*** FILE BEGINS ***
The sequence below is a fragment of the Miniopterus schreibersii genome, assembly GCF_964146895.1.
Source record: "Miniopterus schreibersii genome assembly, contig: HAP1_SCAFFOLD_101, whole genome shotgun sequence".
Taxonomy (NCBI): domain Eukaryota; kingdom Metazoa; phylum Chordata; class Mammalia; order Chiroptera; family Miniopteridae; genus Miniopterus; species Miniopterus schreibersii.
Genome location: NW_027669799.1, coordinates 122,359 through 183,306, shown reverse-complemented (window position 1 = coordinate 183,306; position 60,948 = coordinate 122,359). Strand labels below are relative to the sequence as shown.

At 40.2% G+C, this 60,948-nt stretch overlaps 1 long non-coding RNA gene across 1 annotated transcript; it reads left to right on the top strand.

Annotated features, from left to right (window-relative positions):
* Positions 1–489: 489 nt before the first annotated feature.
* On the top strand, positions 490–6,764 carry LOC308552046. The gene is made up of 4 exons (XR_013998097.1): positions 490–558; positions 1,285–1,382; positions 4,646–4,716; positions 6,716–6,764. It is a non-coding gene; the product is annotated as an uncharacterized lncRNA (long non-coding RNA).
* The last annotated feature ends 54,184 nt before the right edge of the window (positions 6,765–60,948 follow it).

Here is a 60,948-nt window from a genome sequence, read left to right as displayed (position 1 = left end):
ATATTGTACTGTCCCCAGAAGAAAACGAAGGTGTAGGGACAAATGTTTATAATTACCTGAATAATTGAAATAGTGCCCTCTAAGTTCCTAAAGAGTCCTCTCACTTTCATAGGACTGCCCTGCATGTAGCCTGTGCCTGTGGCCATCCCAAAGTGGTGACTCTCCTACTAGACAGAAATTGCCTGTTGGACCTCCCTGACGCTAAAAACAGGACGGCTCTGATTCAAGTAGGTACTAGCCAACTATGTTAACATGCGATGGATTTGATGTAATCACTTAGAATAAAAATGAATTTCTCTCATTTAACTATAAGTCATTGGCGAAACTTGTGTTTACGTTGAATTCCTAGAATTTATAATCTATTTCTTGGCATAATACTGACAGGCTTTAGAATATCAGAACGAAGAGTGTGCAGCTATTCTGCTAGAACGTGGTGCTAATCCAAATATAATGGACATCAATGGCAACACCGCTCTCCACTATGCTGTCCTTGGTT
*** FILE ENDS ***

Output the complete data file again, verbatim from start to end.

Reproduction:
The sequence below is a fragment of the Miniopterus schreibersii genome, assembly GCF_964146895.1.
Source record: "Miniopterus schreibersii genome assembly, contig: HAP1_SCAFFOLD_101, whole genome shotgun sequence".
Taxonomy (NCBI): domain Eukaryota; kingdom Metazoa; phylum Chordata; class Mammalia; order Chiroptera; family Miniopteridae; genus Miniopterus; species Miniopterus schreibersii.
Genome location: NW_027669799.1, coordinates 122,359 through 183,306, shown reverse-complemented (window position 1 = coordinate 183,306; position 60,948 = coordinate 122,359). Strand labels below are relative to the sequence as shown.

At 40.2% G+C, this 60,948-nt stretch overlaps 1 long non-coding RNA gene across 1 annotated transcript; it reads left to right on the top strand.

Annotated features, from left to right (window-relative positions):
* Positions 1–489: 489 nt before the first annotated feature.
* On the top strand, positions 490–6,764 carry LOC308552046. The gene is made up of 4 exons (XR_013998097.1): positions 490–558; positions 1,285–1,382; positions 4,646–4,716; positions 6,716–6,764. It is a non-coding gene; the product is annotated as an uncharacterized lncRNA (long non-coding RNA).
* The last annotated feature ends 54,184 nt before the right edge of the window (positions 6,765–60,948 follow it).

Here is a 60,948-nt window from a genome sequence, read left to right as displayed (position 1 = left end):
ATATTGTACTGTCCCCAGAAGAAAACGAAGGTGTAGGGACAAATGTTTATAATTACCTGAATAATTGAAATAGTGCCCTCTAAGTTCCTAAAGAGTCCTCTCACTTTCATAGGACTGCCCTGCATGTAGCCTGTGCCTGTGGCCATCCCAAAGTGGTGACTCTCCTACTAGACAGAAATTGCCTGTTGGACCTCCCTGACGCTAAAAACAGGACGGCTCTGATTCAAGTAGGTACTAGCCAACTATGTTAACATGCGATGGATTTGATGTAATCACTTAGAATAAAAATGAATTTCTCTCATTTAACTATAAGTCATTGGCGAAACTTGTGTTTACGTTGAATTCCTAGAATTTATAATCTATTTCTTGGCATAATACTGACAGGCTTTAGAATATCAGAACGAAGAGTGTGCAGCTATTCTGCTAGAACGTGGTGCTAATCCAAATATAATGGACATCAATGGCAACACCGCTCTCCACTATGCTGTCCTTGGTT